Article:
I agree with Pam Bondi and support her opinion. This is the land of the free. If you want to live in a communist country, then go! Now let’s move on..

  7. confidential says:

    Sincerely sorry for the single family permanent residents like Mr. Jeffrey S., enduring such an unfair situation. Many of us in Palm Coast had been affected by the unilateral changes in the original land development codes and laws that we are still battling against. Is not a problem of the rich property owners only, it can happen to a modest single family home as well if they quietly decide to change the land code or law and approve a commercial enterprise next to yours. No more peace, quiet and safe.

  8. I/M/O says:

    If I was Jeffrey Southmayd I would immediately report to the Internal Revenue Service that Mark and Brenda Voss are renting their property as a commercial enterprise and the IRS should make sure they are reporting and paying the taxes on their rental income and not hiding the rental thru the vacation rental company and not taking home owner deductions but strictly reporting the use of the property as a Time Share commercial business property.

    Then I would make sure I notified Zillow and Trulia that the Voss property has been rezoned into a time share commercial business and that they are providing rooms for 15 people—10 adults and five children, on a nightly, weekly or monthly basis. Both the Zillow and Trulia real estate websites still have this property listed as a single family home and not a time share rental hotel. Future perspective buyers of that property should know this about the property.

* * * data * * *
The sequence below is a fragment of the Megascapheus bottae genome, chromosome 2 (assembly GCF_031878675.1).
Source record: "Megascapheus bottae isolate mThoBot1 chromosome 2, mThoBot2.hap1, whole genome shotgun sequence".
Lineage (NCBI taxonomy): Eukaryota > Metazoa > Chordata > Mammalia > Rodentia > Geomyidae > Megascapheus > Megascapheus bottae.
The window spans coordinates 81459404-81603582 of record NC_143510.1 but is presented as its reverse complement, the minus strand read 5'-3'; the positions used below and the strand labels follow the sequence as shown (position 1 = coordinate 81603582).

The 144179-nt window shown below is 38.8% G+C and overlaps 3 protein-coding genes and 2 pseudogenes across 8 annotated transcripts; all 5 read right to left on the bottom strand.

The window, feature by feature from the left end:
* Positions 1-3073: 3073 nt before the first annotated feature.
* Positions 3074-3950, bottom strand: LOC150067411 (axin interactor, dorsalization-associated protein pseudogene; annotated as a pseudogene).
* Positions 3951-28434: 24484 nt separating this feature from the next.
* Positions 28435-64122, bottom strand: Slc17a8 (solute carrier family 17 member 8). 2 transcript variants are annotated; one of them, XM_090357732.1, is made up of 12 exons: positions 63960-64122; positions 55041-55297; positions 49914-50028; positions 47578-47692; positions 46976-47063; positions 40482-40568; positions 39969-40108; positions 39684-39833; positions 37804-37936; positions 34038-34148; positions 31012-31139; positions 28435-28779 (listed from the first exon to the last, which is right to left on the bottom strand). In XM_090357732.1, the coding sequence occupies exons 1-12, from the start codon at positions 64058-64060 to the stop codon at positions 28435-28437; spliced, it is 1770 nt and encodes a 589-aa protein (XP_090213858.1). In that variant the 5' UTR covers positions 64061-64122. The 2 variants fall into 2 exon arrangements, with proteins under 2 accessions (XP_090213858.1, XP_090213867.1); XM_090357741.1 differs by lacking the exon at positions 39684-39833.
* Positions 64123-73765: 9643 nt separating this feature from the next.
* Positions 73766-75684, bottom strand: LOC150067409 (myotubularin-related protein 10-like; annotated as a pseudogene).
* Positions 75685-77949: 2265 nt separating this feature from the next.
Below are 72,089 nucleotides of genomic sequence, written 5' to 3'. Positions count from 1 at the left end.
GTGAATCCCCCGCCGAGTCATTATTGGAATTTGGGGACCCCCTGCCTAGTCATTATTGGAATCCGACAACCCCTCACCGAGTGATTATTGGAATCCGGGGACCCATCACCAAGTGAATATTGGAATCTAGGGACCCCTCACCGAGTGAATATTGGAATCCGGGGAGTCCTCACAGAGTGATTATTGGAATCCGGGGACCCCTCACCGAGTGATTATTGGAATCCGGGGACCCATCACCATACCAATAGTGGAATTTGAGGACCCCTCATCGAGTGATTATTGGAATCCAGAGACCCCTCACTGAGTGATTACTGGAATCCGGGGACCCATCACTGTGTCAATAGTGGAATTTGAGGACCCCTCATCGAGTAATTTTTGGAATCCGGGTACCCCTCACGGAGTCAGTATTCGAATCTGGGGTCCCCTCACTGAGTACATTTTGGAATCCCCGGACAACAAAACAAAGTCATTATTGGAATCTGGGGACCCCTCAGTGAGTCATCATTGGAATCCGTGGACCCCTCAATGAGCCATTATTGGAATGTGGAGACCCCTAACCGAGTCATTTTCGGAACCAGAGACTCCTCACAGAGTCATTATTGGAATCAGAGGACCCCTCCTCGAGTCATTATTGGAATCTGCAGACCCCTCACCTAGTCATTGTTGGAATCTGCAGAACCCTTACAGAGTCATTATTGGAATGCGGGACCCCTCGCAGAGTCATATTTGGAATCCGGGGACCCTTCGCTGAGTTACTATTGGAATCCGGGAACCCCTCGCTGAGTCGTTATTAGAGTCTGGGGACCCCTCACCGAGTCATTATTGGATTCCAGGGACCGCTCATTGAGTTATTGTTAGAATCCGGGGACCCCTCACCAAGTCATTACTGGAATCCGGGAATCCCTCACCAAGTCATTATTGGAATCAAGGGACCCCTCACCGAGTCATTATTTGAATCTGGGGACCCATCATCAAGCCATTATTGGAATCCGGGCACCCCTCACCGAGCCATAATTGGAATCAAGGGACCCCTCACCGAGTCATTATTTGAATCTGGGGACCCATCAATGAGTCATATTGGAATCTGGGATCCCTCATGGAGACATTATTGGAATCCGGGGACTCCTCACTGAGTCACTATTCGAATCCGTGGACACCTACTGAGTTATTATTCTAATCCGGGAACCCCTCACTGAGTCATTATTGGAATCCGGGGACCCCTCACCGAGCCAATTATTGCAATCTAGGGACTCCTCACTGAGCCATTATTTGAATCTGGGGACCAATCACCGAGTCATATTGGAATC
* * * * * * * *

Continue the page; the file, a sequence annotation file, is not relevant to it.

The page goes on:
Then Jeffrey Southmayd should investigate that when a home is rezoned into a commercial rental prosperity where up to 15 people could be in the residence are their codes as to having a resident manager present 24 hours a day, are signs required in front o the building that identify it as a “Hotel”, “Mote”, “Time Share Property, etc. are sprinkler systems required to be installed, or fire extinguishers mounted throughout the building, lighted exit signs in case of fire, commercial sanitation company has been hired or any other town or county regulations that must be complied with to run a commercial rental property.